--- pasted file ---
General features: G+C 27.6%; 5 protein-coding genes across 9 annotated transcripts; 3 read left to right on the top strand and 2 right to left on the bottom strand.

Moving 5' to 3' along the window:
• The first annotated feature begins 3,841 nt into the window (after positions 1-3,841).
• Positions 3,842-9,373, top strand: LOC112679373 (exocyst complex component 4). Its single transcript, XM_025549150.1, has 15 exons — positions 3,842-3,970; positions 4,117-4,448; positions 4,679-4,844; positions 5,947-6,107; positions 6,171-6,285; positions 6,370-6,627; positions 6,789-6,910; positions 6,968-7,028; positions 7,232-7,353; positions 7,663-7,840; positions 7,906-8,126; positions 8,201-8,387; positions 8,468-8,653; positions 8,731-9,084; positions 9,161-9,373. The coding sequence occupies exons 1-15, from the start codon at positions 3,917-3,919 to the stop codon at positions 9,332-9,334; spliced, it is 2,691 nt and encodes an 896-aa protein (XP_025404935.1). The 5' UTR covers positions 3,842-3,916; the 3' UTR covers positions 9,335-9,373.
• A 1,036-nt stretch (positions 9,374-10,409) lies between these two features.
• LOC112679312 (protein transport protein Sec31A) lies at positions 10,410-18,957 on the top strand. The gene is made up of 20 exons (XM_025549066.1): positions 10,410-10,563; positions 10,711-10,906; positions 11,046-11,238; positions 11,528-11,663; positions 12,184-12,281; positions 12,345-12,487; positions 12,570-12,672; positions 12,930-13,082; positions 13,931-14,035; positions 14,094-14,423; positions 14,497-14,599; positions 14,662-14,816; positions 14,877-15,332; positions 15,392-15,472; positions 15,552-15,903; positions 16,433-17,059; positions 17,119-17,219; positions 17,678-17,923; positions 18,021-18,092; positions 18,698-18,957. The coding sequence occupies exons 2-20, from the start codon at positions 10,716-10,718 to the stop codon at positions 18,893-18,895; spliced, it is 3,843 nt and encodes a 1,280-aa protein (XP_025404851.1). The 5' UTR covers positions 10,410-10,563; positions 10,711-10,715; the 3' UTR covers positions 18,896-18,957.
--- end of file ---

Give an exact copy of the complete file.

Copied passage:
General features: G+C 27.6%; 5 protein-coding genes across 9 annotated transcripts; 3 read left to right on the top strand and 2 right to left on the bottom strand.

Moving 5' to 3' along the window:
• The first annotated feature begins 3,841 nt into the window (after positions 1-3,841).
• Positions 3,842-9,373, top strand: LOC112679373 (exocyst complex component 4). Its single transcript, XM_025549150.1, has 15 exons — positions 3,842-3,970; positions 4,117-4,448; positions 4,679-4,844; positions 5,947-6,107; positions 6,171-6,285; positions 6,370-6,627; positions 6,789-6,910; positions 6,968-7,028; positions 7,232-7,353; positions 7,663-7,840; positions 7,906-8,126; positions 8,201-8,387; positions 8,468-8,653; positions 8,731-9,084; positions 9,161-9,373. The coding sequence occupies exons 1-15, from the start codon at positions 3,917-3,919 to the stop codon at positions 9,332-9,334; spliced, it is 2,691 nt and encodes an 896-aa protein (XP_025404935.1). The 5' UTR covers positions 3,842-3,916; the 3' UTR covers positions 9,335-9,373.
• A 1,036-nt stretch (positions 9,374-10,409) lies between these two features.
• LOC112679312 (protein transport protein Sec31A) lies at positions 10,410-18,957 on the top strand. The gene is made up of 20 exons (XM_025549066.1): positions 10,410-10,563; positions 10,711-10,906; positions 11,046-11,238; positions 11,528-11,663; positions 12,184-12,281; positions 12,345-12,487; positions 12,570-12,672; positions 12,930-13,082; positions 13,931-14,035; positions 14,094-14,423; positions 14,497-14,599; positions 14,662-14,816; positions 14,877-15,332; positions 15,392-15,472; positions 15,552-15,903; positions 16,433-17,059; positions 17,119-17,219; positions 17,678-17,923; positions 18,021-18,092; positions 18,698-18,957. The coding sequence occupies exons 2-20, from the start codon at positions 10,716-10,718 to the stop codon at positions 18,893-18,895; spliced, it is 3,843 nt and encodes a 1,280-aa protein (XP_025404851.1). The 5' UTR covers positions 10,410-10,563; positions 10,711-10,715; the 3' UTR covers positions 18,896-18,957.